A slight headache is common. And so are slight stomach ailments, coughing and sore throat. These probably don’t warrant a helicopter evacuation. While for most first-time trekkers it would be difficult to judge the severity of altitude sickness, you can still tell when your guide is being pushy and insistent on a helicopter evacuation. In most cases of moderate altitude sickness, taking an extra acclimatization day or descending on foot is normal, and should be the first course of action, not an expensive helicopter ride. You should insist on a helicopter evacuation only if you have a combination of symptoms listed in our article on altitude sickness.
List of insurance companies:
Most travel insurance companies will only insure travelers from a particular country. See list of insurance companies that will provide travel insurance for a trek in Nepal below:
Travelex Insurance: https://www.travelexinsurance.com/
Atlas Travel Insurance: https://www.internationalinsurance.com/worldtrips/atlas/
Travel Insured – https://www.travelinsured.com/
Travel Guard: https://www.travelguard.com/
TuGo – travel insurance for trekking and mountaineering
UK companies will only cover residents of UK-Ireland.
Big Cat Travel Insurance: https://www.bigcattravelinsurance.com/
Campbell Irvine Direct: https://www.campbellirvinedirect.com/CIDirect/
New Zealand and Australia citizens
World Nomads: https://www.worldnomads.com.au
Global Rescue: https://globalrescue.com
(Note: World nomads will not insure anyone 65 years or older)
Europe Assistance: https://www.europ-assistance.com/
A special note about Travelex Insurance:
For Americans, we highly recommend Travelex Insurance. We’ve used them in the past for many years and they have been the most responsive. We notify Travelex prior to an evacuation. After evacuation, the evacuee must pay for his/her helicopter evacuation and hospital bills prior to departure to their home country. We will then help provide all necessary documents for the reimbursement claims.
When buying insurance for a trip with us, you should only need helicopter evacuation and medical coverage. For this use $0 in trip cost. If you include the value of your trek, it will also cover trip cancellation and interruption but the premium will be expensive. It’s worth remembering that CMT will credit your deposit to a future trek if you decide to cancel your trek a month prior to the start of your trek for any reason. You can book another trek with us with the same deposit to begin within a year of cancellation. If there is another lock-down, we will honor your payment for whenever you decide to book a trek in the future.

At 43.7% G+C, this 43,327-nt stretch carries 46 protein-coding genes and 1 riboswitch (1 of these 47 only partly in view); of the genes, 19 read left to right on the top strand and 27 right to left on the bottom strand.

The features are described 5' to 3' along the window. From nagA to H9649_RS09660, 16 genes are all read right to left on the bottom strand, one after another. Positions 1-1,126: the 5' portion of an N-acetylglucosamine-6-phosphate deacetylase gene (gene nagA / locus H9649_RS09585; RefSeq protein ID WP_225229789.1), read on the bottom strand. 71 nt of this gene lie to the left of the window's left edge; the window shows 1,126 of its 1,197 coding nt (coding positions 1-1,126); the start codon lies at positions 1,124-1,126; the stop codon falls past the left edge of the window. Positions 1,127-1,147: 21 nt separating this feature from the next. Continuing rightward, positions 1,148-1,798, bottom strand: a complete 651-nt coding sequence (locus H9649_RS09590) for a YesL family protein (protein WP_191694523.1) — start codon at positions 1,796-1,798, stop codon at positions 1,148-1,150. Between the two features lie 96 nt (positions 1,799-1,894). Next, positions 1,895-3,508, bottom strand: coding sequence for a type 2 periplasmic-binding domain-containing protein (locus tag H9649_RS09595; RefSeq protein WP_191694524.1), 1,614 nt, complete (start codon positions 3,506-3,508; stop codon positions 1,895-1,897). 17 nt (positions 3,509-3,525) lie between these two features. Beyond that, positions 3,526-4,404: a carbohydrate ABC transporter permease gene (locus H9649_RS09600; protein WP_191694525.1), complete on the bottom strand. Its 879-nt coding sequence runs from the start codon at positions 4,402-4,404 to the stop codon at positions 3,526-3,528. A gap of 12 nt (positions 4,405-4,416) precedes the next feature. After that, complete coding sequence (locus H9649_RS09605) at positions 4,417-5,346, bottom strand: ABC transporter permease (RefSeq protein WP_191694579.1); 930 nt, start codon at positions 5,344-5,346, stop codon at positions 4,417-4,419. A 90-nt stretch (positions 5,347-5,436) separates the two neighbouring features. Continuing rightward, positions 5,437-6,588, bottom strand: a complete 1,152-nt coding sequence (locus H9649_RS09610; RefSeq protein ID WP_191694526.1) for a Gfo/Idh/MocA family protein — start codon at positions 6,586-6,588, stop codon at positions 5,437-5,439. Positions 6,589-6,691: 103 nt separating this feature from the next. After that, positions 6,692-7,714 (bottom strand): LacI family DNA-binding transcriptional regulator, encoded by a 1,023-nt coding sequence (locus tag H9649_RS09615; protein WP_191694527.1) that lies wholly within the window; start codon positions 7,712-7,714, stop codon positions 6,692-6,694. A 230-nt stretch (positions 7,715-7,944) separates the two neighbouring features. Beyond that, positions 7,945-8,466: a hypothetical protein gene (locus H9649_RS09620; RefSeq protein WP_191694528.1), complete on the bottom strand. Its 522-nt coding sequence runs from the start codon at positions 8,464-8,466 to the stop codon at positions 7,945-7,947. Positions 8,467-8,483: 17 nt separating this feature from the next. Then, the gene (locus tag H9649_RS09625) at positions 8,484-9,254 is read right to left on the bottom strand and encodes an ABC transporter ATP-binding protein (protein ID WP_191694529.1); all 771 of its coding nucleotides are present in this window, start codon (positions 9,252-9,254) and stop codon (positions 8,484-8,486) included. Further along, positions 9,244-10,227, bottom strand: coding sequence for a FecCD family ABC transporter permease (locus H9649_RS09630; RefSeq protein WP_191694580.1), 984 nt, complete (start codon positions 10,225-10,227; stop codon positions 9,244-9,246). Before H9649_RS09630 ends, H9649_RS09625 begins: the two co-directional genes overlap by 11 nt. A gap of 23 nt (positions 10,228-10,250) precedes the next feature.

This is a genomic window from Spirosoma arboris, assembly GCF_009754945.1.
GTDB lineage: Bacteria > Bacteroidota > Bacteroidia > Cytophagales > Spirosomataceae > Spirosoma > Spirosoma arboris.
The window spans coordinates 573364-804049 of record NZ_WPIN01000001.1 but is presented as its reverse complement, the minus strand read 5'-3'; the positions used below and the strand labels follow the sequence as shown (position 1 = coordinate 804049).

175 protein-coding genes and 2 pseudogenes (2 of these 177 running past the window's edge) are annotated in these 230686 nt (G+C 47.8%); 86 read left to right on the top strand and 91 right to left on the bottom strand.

Pam Perry works as an agent for Travelex Insurance. Pam and I worked together at a US travel company for about 10 years, and I highly recommend working with her for your insurance needs.
Some key things to remember about buying trekking insurance from Travelex:
- Travel insurance must be purchased within 15 days of making the first trip payment in order to convert pre-existing conditions
- Travelex insurance will cover Covid just like it would cover any other sickness. So if someone gets sick before traveling and cannot travel, insurance kicks in. Or, conversely if they are traveling and get sick and need to quarantine it will pay for hotel and other expenses.
- You could insure the trip cost plus the flight cost. Basically all pre-paid expenses.
- Insurance will cover medical expenses up to $50,000 (can upgrade to $100,000 for a minimal extra cost after pushing “purchase”.)
- It will cover lost luggage
- It will also cover repatriation – that is getting you back home if something catastrophic should happen while traveling (think broken back or even death)
- People can choose to NOT get trip cancellation and interruption coverage and the cost of the insurance goes down pretty dramatically. If they do that, it will provide medical coverage, baggage coverage, but not any trip or flight expenses.
To purchase insurance please use this link:
Or, go to Travelex insurance and use “Location #47-0333” (that’s Pam’s code)
Pam is available to speak with clients on the phone on Sundays/Mondays or most evenings if you have questions. Email is a great option for communication as well, and she always try to get back to folks within 24 hours. Text also works! Pam Perry (206)-617-0102.
Written by Jwalant Gurung on July 27, 2022